The Weissman Center for Leadership is a promising practice at Mount Holyoke College that illustrates how our campus is successfully fulfilling its civic mission.
Our strategic plan, The Plan for Mount Holyoke 2003, adopted in 1997, centers the College on our mission to foster the alliance of excellent liberal arts education with purposeful engagement in the world. It spawned a number of faculty-led initiatives including our now thriving Weissman Center for Leadership. The overarching goal of the Weissman Center is to enhance students abilities to become effective agents of change. In its first few years the Center has drawn significant faculty and student interest, major donor support (including a 4-million-dollar naming gift), and considerable public attention. Over 150 faculty and hundreds of students have participated directly in advancing the Center s work. Center programming falls into three main areas:
I. Focus on Critical Public Issues:
Through a variety of educational activities, the WCL seeks to increase awareness of the critical problems of our times and to engage the entire community on and off-campus in discussion about workable solutions and avenues for action. Each semester the WCL organizes a campus-wide focus on a specific public issue or problem. The theme is incorporated into the curriculum in myriad ways and public events include lectures by distinguished specialists, panel discussions, and student debates. Recent themes include:
- Fall 1999: Silent Killer? Environmental Contaminants and Health
- Spring 2000: U.S. Foreign Interventions: Human Rights versus National Interests
- Fall 2000: American Democracy in Crisis?: Money, Politics, and Civic Participation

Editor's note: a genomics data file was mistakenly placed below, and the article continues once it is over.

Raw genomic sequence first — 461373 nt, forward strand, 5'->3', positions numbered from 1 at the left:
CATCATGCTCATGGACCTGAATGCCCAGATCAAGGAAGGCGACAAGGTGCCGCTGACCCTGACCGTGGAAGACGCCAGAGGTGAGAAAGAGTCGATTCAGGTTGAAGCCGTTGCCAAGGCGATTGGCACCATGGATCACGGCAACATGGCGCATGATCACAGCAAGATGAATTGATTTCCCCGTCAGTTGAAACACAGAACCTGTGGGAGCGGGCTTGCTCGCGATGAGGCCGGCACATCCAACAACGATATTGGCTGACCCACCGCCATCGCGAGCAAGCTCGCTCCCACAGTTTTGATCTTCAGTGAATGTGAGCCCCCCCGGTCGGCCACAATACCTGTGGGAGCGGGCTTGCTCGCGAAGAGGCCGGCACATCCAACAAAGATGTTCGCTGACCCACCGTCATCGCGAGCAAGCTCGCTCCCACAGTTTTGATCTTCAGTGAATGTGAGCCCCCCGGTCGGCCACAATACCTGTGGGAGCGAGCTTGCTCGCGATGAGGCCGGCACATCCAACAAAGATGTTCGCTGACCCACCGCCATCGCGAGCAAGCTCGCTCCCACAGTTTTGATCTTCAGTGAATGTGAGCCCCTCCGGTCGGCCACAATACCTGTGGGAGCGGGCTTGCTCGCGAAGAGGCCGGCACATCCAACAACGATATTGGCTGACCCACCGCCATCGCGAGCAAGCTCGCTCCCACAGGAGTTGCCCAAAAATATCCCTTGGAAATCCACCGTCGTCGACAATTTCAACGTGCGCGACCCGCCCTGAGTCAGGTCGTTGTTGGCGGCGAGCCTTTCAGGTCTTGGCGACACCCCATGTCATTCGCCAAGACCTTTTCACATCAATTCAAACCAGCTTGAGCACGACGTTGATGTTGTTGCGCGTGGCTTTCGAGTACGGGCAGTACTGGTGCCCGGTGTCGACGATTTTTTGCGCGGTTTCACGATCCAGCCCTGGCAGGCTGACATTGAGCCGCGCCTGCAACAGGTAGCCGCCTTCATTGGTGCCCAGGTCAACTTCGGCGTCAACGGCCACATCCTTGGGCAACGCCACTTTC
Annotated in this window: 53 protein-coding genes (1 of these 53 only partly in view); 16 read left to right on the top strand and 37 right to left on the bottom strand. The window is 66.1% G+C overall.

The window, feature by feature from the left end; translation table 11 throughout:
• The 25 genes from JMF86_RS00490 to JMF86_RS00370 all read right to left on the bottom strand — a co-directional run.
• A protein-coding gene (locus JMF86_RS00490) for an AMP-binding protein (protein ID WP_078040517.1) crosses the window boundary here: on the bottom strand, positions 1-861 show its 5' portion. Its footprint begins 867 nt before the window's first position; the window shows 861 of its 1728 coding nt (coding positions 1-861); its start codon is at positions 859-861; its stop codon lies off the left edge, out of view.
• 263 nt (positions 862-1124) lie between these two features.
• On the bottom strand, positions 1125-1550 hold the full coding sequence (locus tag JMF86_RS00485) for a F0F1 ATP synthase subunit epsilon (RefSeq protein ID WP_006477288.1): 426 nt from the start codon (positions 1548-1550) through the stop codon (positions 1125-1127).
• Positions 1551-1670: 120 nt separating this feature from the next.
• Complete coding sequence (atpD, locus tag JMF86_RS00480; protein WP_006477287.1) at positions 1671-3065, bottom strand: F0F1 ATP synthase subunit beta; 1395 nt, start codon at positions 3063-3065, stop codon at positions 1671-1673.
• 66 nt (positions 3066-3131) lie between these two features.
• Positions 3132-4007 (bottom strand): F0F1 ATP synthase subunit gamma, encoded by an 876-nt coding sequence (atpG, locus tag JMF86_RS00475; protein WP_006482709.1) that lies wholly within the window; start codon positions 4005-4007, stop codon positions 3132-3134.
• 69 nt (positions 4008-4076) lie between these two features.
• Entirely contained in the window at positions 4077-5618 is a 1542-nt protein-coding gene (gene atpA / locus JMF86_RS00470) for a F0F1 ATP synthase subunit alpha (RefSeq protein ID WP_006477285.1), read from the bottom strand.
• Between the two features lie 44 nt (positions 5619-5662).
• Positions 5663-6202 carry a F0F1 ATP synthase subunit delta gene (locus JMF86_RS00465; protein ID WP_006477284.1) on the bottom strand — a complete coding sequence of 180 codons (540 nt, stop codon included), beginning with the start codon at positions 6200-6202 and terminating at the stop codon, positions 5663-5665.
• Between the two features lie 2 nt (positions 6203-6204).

- Spring 2001: Legacies of Frances Perkins, Secretary of Labor under Franklin Roosevelt
II. Active Learning Strategies
The WCL promotes active learning strategies that enhance students ability to think independently and analytically, to participate in informed and vigorous discussion, to grapple with uncertainty and complexity, and to work in groups across difference. These include:
- The Community-Based Learning Program (CBL): an educational initiative located in the Weissman Center that links Mount Holyoke students with local communities in nearby Springfield, Holyoke, South Hadley, and the surrounding Pioneer Valley in courses that combine analysis with action. Begun in 1993 as a pilot project funded by the Andrew Mellon Foundation, community-based learning now has over 30 courses in a wide variety of disciplines.
- The Case Method: a learning strategy that provides students with a narrative account of an actual problem and compels them to develop dynamic approaches toward solving it under the close questioning of faculty and peers, and with the constraints of new information. Supported by a $100,000 grant from the Hewlett Foundation, the WCL is working during 1999-2001 with twenty faculty members from different disciplines to use the case method in their courses.
III. The Speaking, Arguing, and Writing Program (SAW): A vibrant program that works with faculty and students to help students to think critically, speak articulately, and write effectively in order to develop students capacity to be active and effective agents of change. It includes the Writing Center and the innovative Speaking Center, which direct the efforts of scores of writing and speaking assistants and mentors. SAW conducts workshops for faculty and students, publishes Word of Mouth (newsletter for students), and coordinates other initiatives to foster a culture of conversation at Mount Holyoke.
Contact: Chris Benfey at email@example.com and Karen Remmler at firstname.lastname@example.org, Co-Directors, Weissmann Center for Leadership